A colleague of mine recently made a claim about zinc and ejaculation. They're wrong and I want to explain why.
For context, here is their claim as well as my request for a citation and their response to my request:
Can you guess what I found plastered all over Google? I found my colleague and several others making the same claim:
Again, no-one provides any evidence. So, let's break this claim down.
The World Health Organisation (2004), European Food Safety Authority (2014), and Institute of Medicine (2002) recommend the daily intake of zinc for men to be approximately 11-14mg.
My colleague claims that half of a man's daily intake of zinc is lost each time he ejaculates, which would be approximately 6mg per ejaculation. However, researchers have found the following concentrations of zinc in their study participants' seminal fluid:
Umeyama et al. (1986) = 171.1 μg/ml
Tikkiwal et al. (1986) = 78.9 μg/ml
Omu et al. (1998) = 170.6 μg/ml
Lewis-Jones et al. (1996) = 118 μg/ml
Chia et al. (2000) = 183.6 μg/ml
Wong et al. (2000) = 97.5 μg/ml
Wong et al. (2001) = 91.1 μg/ml
Kruse et al. (2002) = 123 μg/ml
Dissanayake et al (2010) = 121 μg/ml
Let's take the most concentrated measurement from this list of studies and do some quick math:
Chia et al. (2000) found a seminal zinc concentration of 183.6 μg/ml, which is micrograms per millilitre. To convert the measurement into milligrams per millilitre, we divide by 1000, which give us 0.1836 mg/ml. According to the International Society for Sexual Medicine, on average, men expel between 1.25 and 5.00 ml of semen each time they ejaculate. So, according to this, a 5 ml ejaculation would have 0.918 mg of zinc.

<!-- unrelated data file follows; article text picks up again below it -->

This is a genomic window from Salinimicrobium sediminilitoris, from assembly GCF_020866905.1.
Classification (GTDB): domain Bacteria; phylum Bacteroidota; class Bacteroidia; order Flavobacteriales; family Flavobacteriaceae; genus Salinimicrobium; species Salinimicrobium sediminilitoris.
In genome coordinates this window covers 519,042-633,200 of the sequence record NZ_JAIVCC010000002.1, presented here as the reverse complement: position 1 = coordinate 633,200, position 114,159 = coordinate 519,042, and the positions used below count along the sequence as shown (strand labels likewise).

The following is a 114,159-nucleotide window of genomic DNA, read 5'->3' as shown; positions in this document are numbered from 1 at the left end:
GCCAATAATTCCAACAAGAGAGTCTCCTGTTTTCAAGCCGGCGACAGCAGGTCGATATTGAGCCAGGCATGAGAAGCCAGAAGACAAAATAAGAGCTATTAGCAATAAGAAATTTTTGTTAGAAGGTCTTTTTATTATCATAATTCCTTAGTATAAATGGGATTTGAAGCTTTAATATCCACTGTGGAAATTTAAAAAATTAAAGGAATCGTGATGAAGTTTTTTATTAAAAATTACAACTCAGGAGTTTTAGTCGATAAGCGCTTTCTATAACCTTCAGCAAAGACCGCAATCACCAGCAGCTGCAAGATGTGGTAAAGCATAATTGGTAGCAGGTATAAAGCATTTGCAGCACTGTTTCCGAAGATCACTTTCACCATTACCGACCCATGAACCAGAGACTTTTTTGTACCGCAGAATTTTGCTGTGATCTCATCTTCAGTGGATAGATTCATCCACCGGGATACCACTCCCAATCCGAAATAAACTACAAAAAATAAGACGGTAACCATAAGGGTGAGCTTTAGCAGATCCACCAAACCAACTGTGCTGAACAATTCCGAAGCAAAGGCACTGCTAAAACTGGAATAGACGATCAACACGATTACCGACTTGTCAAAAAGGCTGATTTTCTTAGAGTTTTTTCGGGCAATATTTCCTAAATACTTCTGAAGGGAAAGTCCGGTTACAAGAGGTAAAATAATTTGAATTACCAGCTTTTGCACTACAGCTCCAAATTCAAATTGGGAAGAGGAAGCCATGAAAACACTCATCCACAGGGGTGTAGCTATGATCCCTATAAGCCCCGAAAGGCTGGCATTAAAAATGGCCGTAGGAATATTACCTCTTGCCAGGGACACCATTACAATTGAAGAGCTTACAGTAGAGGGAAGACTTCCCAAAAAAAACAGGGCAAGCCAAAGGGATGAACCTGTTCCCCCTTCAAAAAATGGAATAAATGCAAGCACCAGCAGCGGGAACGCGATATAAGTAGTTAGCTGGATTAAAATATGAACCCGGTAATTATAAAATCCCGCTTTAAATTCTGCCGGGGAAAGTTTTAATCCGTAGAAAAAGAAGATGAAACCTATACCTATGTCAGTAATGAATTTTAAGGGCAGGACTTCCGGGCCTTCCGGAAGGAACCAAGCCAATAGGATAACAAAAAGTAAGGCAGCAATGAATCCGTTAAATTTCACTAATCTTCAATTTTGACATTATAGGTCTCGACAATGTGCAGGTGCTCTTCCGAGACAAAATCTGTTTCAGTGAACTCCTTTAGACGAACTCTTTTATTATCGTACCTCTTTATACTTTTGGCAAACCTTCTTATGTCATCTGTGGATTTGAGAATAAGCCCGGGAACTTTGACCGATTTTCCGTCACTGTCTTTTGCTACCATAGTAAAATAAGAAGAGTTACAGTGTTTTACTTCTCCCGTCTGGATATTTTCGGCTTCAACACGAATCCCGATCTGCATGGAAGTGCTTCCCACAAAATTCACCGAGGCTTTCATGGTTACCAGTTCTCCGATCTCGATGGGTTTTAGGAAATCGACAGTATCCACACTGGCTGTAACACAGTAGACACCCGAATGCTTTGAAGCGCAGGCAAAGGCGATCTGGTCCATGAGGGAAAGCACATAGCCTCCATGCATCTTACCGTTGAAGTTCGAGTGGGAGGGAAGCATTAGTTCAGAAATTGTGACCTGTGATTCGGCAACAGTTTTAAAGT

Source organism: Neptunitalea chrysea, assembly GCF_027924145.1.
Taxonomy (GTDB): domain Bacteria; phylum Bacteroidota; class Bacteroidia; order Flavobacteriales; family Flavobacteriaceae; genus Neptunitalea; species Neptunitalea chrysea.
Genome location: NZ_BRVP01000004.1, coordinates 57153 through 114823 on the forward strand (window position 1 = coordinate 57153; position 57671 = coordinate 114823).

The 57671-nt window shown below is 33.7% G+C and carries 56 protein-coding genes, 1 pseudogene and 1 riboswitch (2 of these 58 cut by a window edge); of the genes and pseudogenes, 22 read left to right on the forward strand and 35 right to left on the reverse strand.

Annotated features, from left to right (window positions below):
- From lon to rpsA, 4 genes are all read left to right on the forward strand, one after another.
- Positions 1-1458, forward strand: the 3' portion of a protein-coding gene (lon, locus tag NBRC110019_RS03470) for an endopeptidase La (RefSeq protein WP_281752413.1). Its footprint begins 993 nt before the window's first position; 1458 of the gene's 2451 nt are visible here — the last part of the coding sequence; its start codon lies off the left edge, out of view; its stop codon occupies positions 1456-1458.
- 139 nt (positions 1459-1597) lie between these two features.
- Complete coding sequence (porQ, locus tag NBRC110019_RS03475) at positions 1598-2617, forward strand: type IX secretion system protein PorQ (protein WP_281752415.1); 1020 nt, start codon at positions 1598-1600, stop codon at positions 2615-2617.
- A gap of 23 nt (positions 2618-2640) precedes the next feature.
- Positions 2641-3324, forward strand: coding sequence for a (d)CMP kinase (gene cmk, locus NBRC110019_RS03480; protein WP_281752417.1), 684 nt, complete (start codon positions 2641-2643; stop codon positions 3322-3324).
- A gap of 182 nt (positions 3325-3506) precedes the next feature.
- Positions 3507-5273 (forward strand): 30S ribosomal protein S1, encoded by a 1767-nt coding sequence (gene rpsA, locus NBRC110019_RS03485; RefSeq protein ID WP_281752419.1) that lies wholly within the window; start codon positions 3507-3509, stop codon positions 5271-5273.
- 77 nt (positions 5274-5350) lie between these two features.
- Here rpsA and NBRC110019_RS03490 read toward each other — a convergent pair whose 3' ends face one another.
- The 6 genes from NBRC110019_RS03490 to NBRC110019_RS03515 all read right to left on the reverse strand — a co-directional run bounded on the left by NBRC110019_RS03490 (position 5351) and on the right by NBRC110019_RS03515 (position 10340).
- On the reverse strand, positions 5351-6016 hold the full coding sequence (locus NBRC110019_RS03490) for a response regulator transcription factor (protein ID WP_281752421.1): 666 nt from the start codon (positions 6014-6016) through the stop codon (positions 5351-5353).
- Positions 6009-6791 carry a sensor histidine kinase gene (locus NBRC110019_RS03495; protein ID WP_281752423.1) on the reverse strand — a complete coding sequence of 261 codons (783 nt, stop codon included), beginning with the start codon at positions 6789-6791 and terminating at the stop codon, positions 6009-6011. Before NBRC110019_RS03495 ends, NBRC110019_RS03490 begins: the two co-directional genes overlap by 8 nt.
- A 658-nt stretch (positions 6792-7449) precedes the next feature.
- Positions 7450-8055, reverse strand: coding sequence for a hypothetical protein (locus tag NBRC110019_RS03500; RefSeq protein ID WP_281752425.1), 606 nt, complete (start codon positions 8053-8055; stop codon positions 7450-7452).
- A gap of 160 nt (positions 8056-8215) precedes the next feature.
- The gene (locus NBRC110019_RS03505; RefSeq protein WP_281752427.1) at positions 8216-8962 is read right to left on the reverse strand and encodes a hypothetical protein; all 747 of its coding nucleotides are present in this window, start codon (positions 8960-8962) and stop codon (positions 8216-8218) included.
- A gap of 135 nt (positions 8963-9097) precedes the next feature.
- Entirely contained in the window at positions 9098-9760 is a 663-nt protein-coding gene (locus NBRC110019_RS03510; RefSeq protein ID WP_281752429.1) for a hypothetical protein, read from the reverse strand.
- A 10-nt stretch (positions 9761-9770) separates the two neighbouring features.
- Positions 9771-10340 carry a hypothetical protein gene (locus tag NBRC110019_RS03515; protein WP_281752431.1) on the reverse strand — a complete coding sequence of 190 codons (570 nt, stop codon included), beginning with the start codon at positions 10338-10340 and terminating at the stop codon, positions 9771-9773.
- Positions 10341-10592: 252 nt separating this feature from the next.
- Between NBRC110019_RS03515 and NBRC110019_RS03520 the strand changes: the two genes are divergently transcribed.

Let’s do some more calculations:
According to Osadchuk et al. (2021), the seminal concentration of zinc is
1571.8 μmol/L, or micromoles per litre, so we'll convert to moles per litre. 1571.8 μmol/L = 0.001571.8 mol/L. And, given that the molecular weight of Zinc is 65.38 u, 0.001571.8 mol/L = 0.102764 mg/ml. Again, we'll be generous and presume an ejaculation of 5 ml. 0.102764 mg/ml x 5 ml = 0.51482 mg.
Here's another way of looking at this:
For their formulation of a semen simulant, Owen and Katz (2013) determined a target zinc concentration of 16.5 mg/100 mL, which reduced down to one ejaculation is 0.825 mg/5 ml. So, assuming a man ejaculates 5 ml, he will lose less than 1 mg per ejaculation, a far cry from my colleagues’ claim that 6mg is lost. Not to mention that glass containers can contain enough zinc to influence zinc concentration measurements (Colleen et al, 1975).
Revisiting the recommendations from the Institute of Medicine and European Food Safety Authority, as well as the International Zinc Nutrition Consultative Group, we see they include seminal zinc losses using data from 2 studies
(Johnson et al., 1993; Hunt et al., 1992):
They suggest 0.1 mg of zinc is lost per day based on a mean ejaculate volume of 2.8 ml and a weekly mean of 2.45 ejaculations. Again, significantly less than 6mg per ejaculation.
So, not only is the claim demonstrably untrue, even the internal logic of the original claim is inconsistent. You cannot lose half your daily zinc intake every time you ejaculate because on a day that you ejaculate three times, the third ejaculation would have zero zinc in it.
Zinc is of course important for sexual health and zinc deficiency is a real issue, but don't fall for this myth. And if you're making claims like this, please cite some actual evidence.